There are full \"army\" lists, with 4 levels of play based upon points. 0-150 points is patrol level, 150-250 Skirmish, 250-750 Battle, and 750+ full-on War. The play-test game we played was about 300 points. I had a champion kicking it on the watch tower with a 50cal rifle with a laser sight, that was fun, I also fielded 3 scrap mechs. At 20 points each these are under-priced. Wielding a mini-gun but having the ability to aim is a bit unbalanced. I want to see the ability for scrap-mechs to have interchangeable weaponry, but at our house, that\'s an easy fix. Twin 50Cals? Oh, that sounds FUN! The main force you can choose from is the Warriors of the Wastelands force. The second list is Nomads. The last is Lotek. Nomads and Lotek have specific special rules which apply to the forces, the Lotek forces have poor tech weaponry, but are brutal in hand to hand. Noamds don\'t fight for control of the force, so no power struggles mid-game between leaders and champions, making it a more stable force, but as they barter more, they have to roll on a special table for loners.

Loners are individuals that join for pay, aka Mercs, or The Stranger and his Dog...I think he might be named Max the Mad or something like that....If you want a sniper for your Lotek force, a loner might be what you\'re seeking, since he won\'t be subject to the Lotek rules. It\'s an interesting way to make your force more varied.

There are some errors in the book, but many of them have been addressed in the FAQ on the Aberrant Forums. No big deal, that\'s first print for you, at least they\'re addressed quickly, unlike some companies.

Miniatures: Decent, the vehicles are resin cast, with white metal accessories and figures. Being 20mm scale it’s easy to pull in WW2 or modern miniatures for additional pedestrians, even axis and allies figures work pretty well scale-wise. (Though I wish there were some good post-apoc 20 mm mini lines out there, until Aberrant can get pedestrian figs made. Though using paper minis for the pedestrian minis is an option as well, there are already some of those out there, even if there are only 25mm ones, just printing them at 80% size makes them 20mm.)

Comprehension Level: Excellent, The rules are simple, the action furious. It’s one of the fastest miniatures games I’ve played. You can get lucky penetrating shots that change the course of the game very quickly. When you roll doubles, you automatically get to roll on the devastating table, if you roll a 1, Kaboom, vehicle destroyed. Makes for a pretty fun game.

Rating:
[5 of 5 Stars!]
Warlands Core Rulebook
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Warlands Vehicle Effect Counters
Publisher: Aberrant
by Ron T. [Verified Purchaser]
Date Added: 01/13/2012 10:36:34
It's free, it's useful, which is good, because it's not very pretty...

Rating:
[3 of 5 Stars!]
Warlands Vehicle Effect Counters
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Book of Beasts: Monsters of the River Nations (PFRPG)
Publisher: Jon Brazer Enterprises
by Ron T. [Verified Purchaser]
Date Added: 08/31/2010 01:09:50
Book of Beasts – Monsters of the River Nations Review

Disclaimer: This is a review of material provided to me free of charge for the purpose of review.

First Glance:
From a quick perusal, it looks very promising. Nice artwork, bold trade dress, and 20 unique monsters and 7 additional pages of material.

In Depth:
Many low CR monsters, from the stumble fish to the Night Caller and Mature Piranha. Though my favorite of the new monsters is the Giant Fly Trap, I’ve always had a soft spot for nature fighting back. The Dire Fly Trap is even more vicious. Those are my favorites, there are a few of the monsters I’m not as convinced with. The Addanc has a strange name, which is an odd crocodile/beaver aberration. I’m not a fan of the Hatethrall Demon since it’s a disembodied head is strange for a demon, and the Hydrus has a new Combat maneuver, which doesn’t have an explanation, in addition it’s a bit of an undercon at ½ CR. The other monsters are all well-crafted creatures.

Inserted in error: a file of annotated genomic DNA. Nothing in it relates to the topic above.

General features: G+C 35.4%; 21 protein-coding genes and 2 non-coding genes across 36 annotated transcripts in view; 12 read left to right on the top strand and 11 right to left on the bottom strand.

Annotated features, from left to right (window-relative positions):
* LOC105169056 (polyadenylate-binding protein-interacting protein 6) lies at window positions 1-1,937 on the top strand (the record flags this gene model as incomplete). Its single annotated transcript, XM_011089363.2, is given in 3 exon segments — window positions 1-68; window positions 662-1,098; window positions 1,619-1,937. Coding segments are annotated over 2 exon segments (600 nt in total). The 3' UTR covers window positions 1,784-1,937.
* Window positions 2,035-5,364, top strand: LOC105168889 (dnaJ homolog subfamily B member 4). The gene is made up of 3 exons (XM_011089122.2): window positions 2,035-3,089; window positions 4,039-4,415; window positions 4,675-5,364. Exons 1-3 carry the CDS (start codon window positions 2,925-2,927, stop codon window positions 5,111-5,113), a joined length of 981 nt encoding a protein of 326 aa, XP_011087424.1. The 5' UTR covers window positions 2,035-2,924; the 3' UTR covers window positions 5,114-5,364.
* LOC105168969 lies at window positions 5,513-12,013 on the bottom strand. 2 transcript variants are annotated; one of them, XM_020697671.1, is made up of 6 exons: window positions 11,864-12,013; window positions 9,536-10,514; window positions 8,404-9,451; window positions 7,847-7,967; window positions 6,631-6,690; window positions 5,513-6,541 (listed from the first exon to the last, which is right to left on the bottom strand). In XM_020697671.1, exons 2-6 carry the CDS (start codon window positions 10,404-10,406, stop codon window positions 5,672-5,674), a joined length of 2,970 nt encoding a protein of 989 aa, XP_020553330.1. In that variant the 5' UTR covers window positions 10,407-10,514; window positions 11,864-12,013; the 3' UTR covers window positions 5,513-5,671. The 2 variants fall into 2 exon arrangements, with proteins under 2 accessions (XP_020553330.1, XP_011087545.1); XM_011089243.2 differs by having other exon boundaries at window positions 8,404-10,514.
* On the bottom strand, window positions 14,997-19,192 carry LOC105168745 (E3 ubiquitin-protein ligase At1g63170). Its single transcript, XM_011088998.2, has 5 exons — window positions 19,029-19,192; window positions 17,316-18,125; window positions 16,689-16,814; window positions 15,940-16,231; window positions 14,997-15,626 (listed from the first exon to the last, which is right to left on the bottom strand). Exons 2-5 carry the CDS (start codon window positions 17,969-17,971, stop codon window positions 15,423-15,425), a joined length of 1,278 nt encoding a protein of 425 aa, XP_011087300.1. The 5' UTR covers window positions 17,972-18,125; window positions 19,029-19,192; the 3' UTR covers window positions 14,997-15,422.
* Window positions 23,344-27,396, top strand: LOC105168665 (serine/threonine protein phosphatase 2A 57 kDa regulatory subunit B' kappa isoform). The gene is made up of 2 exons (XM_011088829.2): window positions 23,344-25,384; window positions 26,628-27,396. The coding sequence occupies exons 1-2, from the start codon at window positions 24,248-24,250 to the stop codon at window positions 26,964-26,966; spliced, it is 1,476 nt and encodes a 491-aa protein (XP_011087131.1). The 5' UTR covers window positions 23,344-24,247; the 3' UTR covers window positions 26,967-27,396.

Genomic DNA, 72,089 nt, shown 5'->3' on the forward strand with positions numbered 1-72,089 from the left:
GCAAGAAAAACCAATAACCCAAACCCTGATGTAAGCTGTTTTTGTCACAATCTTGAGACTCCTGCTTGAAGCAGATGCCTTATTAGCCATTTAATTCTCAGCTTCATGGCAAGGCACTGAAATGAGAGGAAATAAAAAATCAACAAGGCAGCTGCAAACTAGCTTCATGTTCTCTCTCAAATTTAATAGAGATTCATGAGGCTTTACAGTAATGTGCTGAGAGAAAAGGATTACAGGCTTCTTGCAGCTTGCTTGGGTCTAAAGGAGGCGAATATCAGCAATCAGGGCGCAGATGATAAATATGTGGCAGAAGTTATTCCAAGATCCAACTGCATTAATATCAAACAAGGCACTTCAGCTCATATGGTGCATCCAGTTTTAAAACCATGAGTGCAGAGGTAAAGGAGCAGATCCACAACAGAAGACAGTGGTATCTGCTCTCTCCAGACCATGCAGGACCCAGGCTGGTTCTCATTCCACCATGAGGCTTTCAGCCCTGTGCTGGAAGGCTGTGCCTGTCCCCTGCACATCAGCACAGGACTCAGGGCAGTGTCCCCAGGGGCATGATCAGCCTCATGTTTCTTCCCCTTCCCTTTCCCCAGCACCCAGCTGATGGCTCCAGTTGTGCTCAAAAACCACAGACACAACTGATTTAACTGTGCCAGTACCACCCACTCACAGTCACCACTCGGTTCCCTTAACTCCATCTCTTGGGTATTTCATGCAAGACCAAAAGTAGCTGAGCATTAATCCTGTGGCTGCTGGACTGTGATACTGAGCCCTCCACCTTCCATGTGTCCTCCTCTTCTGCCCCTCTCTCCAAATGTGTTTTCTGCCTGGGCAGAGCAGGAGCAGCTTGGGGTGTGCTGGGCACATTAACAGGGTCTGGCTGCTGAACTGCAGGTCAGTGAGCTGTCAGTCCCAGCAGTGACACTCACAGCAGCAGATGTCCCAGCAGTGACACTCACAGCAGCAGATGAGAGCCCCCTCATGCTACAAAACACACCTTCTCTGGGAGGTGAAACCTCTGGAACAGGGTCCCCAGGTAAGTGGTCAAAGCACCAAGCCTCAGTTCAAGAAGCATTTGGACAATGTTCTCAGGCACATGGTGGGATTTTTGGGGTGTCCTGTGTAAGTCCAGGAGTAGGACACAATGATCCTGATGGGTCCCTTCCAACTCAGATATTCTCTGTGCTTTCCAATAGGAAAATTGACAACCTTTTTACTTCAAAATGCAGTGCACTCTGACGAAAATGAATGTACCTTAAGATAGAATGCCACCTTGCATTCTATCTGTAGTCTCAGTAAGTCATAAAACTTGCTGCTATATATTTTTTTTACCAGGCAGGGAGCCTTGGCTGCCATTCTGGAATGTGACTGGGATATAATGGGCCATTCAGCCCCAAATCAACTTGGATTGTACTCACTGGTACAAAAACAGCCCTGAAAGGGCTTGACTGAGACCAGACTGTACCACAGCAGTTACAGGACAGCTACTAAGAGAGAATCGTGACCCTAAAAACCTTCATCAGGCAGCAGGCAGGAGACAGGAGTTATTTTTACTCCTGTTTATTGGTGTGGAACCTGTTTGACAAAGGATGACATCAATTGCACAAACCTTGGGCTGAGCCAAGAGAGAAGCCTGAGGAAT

Extras:
In addition to being a monster book, it is a resource book for the River Nations campaign setting (not to be confused with the River Kingdoms of Golarion.)

To this end, the first appendix is Konrad the Bandit King and his Cursed Brethren, the second is Grammy Beshic, an ancient gnome with a dark secret. The Grammy Beshic entry includes three adventure hooks.

New gambling games and a new drug, Kobold Krack, though it’s primarily something particularly vicious GM might use with some kobold barbarians.

The best part of any Monster book is the templates. The Book of Beasts introduces 5 new templates; drunk, enraged, fey-touched, hungry and river-born. Though I would probably not use the drunk template, since it only emulates the sickness of being drunk, not the rage side.

8 new diseases grace the final appendix of the book, not only bringing such common maladies such as Influenza, Bird Flu, and the Common cold into Pathfinder; but also Faire Fever (fantasy version of Con Crud); Dryad Pox (my fave), Mountain Air Plague, Owlbear Filth, and River Sickness. The only problem is they’re only stat blocks, with no fluff.

In Conclusion:
A strong book, with something useful for almost any campaign, it’s not perfect, but I do recommend it.

I give it 4 stars because it's good, not the best, I would give it 4.5 if the option was available. It's an A, not an A+.

Rating:
[4 of 5 Stars!]
Book of Beasts: Monsters of the River Nations (PFRPG)
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Book of the Faithful: Power of Prayer (PFRPG)
Publisher: Jon Brazer Enterprises
by Ron T. [Verified Purchaser]
Date Added: 06/03/2010 21:54:42
Review of Book of the Faithful 1 – Power of Prayer

Disclaimer: This is an honest review of a material that was provided to me free of charge for the purpose of said honest review. I am in no way affiliated with the company in question.

First Impressions: After a quick perusal of the material, I was definitely interested as any new mechanics get me excited.

What you get: You get 5 pages of material, excluding trade dress.

Art: Good quality black & white hand artwork.

Fluff: Nice Fluff, I enjoy the background prayer info.

Crunch: What you get. There is 1 magic item; three prayer books in the equipment section. The best part is the mechanics for the (prayers), a quick, once daily effect based upon which deity you call upon, minor effects, but really well thought out. I’ll have to see them in action with play testing to see if any are over-powered, but minor tweaks would be all that is needed.

Grammar & Editing: Minor, nothing to really be concerned about.

Value: Excellent value for the 99 cent price tag. As there are new mechanics, players would need their GM Approval to use the mechanics. I would want it in my library and would consider it a good purchase for me.

Rating:
[4 of 5 Stars!]
Book of the Faithful: Power of Prayer (PFRPG)
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Publisher Reply:
Thank you for taking the time to review. I hope you enjoy it in your game.